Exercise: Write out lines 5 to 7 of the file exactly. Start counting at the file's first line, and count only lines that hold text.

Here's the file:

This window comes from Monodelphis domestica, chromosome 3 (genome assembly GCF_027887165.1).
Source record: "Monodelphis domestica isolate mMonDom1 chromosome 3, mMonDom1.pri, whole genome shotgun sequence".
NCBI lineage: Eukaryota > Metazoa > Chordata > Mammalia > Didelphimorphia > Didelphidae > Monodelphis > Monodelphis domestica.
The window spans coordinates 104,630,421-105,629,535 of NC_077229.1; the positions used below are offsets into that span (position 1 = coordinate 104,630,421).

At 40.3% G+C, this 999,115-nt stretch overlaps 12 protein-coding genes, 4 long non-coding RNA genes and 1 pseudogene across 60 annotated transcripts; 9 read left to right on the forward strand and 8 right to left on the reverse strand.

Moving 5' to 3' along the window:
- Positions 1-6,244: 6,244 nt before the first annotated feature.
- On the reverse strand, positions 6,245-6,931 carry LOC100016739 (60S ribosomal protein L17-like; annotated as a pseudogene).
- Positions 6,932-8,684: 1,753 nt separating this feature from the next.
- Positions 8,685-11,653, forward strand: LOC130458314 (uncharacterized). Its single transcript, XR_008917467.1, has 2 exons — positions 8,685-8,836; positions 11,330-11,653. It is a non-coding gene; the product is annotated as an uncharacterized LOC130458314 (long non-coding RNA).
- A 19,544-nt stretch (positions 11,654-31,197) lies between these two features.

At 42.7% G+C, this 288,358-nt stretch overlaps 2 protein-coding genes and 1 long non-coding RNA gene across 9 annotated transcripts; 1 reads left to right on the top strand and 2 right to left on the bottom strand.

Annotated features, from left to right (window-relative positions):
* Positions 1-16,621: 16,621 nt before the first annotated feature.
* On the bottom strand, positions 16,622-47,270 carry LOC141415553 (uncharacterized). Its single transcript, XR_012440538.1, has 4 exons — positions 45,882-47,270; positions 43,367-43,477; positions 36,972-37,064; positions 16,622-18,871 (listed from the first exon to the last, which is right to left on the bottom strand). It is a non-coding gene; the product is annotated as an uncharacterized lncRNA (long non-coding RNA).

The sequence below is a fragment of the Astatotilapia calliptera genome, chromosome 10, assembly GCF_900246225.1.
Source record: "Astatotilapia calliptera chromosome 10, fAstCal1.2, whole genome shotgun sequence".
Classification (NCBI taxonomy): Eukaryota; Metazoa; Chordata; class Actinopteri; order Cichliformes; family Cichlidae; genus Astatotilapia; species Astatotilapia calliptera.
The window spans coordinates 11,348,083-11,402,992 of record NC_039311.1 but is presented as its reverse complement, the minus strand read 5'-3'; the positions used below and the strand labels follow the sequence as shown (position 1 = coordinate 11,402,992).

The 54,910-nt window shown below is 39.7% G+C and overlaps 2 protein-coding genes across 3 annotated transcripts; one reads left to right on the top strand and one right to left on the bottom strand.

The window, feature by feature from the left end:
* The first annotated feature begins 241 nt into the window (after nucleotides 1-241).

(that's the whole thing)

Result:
At 40.3% G+C, this 999,115-nt stretch overlaps 12 protein-coding genes, 4 long non-coding RNA genes and 1 pseudogene across 60 annotated transcripts; 9 read left to right on the forward strand and 8 right to left on the reverse strand.

Moving 5' to 3' along the window:
- Positions 1-6,244: 6,244 nt before the first annotated feature.